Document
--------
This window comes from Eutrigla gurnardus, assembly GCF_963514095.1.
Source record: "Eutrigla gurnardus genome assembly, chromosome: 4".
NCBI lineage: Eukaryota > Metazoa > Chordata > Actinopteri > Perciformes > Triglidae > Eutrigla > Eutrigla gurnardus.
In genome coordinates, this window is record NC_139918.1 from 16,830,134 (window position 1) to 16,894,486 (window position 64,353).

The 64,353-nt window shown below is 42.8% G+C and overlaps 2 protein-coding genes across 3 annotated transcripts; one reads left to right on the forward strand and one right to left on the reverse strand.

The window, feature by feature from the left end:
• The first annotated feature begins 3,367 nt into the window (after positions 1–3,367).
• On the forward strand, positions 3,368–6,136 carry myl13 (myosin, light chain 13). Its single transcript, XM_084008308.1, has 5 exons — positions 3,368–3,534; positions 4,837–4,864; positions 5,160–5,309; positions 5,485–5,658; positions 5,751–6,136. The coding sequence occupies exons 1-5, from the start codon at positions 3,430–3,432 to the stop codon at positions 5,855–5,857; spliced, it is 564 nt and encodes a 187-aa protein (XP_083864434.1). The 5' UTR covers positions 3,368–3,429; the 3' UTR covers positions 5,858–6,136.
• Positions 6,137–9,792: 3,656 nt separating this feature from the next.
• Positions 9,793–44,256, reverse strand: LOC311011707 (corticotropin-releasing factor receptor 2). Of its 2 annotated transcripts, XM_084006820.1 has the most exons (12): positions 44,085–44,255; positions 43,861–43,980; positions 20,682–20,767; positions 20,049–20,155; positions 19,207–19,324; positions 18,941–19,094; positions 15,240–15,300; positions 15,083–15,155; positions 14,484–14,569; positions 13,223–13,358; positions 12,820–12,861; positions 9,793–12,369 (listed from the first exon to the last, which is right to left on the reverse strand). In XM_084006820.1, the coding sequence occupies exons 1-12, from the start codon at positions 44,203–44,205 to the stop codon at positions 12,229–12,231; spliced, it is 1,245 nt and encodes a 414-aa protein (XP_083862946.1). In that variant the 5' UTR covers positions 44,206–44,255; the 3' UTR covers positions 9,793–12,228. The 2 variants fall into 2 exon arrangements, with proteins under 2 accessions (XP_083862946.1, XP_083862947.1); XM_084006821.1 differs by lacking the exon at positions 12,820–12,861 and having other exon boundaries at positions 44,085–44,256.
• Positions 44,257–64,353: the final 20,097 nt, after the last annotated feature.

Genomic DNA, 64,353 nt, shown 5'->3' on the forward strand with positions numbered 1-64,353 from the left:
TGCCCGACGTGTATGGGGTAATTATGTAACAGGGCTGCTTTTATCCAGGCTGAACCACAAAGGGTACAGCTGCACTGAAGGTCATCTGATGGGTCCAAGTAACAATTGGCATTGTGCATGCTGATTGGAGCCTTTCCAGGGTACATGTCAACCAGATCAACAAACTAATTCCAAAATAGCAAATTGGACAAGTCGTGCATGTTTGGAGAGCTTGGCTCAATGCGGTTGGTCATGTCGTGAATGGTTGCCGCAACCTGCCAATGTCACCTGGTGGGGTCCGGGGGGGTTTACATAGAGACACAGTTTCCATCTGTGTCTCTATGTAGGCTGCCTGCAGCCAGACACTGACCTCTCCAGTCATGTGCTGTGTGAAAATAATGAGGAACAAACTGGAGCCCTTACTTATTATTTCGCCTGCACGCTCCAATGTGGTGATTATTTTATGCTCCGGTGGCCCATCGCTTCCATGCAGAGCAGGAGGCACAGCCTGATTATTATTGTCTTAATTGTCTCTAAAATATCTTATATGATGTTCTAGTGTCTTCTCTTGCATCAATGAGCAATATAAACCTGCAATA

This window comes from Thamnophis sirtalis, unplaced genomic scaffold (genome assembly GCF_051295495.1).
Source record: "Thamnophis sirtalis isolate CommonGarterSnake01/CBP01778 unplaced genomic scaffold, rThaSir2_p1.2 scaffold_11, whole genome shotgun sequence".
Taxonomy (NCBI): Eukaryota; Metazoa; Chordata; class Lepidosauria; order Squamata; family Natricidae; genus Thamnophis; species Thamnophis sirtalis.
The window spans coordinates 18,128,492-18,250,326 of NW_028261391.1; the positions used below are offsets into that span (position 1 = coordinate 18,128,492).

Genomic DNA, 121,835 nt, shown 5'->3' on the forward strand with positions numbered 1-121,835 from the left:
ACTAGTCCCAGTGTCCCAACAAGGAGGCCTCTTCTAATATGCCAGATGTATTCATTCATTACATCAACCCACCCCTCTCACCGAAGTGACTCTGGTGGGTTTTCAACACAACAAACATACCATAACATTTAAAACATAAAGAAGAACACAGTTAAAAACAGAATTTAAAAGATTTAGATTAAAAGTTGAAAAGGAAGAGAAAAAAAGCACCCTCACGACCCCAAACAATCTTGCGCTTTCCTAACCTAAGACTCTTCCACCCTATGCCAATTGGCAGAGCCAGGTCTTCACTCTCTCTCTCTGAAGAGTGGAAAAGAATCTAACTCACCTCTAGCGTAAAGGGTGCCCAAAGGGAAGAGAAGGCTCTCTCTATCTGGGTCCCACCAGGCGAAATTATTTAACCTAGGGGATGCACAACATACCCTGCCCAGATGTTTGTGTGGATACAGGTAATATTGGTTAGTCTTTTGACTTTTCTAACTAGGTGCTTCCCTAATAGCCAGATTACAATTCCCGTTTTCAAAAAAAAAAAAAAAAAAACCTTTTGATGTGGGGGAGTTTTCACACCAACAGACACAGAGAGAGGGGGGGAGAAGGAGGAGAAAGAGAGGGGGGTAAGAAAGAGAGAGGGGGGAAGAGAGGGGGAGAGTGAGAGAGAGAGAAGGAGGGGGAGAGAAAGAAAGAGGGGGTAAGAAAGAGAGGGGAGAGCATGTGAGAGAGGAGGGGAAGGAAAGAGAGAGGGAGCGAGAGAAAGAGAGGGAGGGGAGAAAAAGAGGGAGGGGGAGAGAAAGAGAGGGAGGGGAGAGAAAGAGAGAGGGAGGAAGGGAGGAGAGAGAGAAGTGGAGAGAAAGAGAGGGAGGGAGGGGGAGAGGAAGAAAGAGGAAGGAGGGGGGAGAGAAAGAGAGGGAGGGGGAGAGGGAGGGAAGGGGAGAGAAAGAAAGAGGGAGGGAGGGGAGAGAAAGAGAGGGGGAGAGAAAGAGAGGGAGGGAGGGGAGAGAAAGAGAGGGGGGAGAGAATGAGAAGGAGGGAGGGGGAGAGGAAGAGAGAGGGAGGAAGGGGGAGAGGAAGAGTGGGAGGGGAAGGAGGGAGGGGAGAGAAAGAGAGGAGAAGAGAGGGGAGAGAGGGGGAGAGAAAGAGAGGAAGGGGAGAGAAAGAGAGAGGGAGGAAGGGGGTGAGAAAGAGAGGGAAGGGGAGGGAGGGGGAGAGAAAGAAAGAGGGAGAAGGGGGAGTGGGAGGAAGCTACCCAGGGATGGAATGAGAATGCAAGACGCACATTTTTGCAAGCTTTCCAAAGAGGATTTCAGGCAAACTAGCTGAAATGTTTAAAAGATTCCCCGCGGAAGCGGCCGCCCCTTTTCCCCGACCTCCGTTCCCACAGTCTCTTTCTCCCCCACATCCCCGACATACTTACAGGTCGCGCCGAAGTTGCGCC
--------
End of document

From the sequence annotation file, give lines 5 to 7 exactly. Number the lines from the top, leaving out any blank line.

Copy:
The 64,353-nt window shown below is 42.8% G+C and overlaps 2 protein-coding genes across 3 annotated transcripts; one reads left to right on the forward strand and one right to left on the reverse strand.

The window, feature by feature from the left end:
• The first annotated feature begins 3,367 nt into the window (after positions 1–3,367).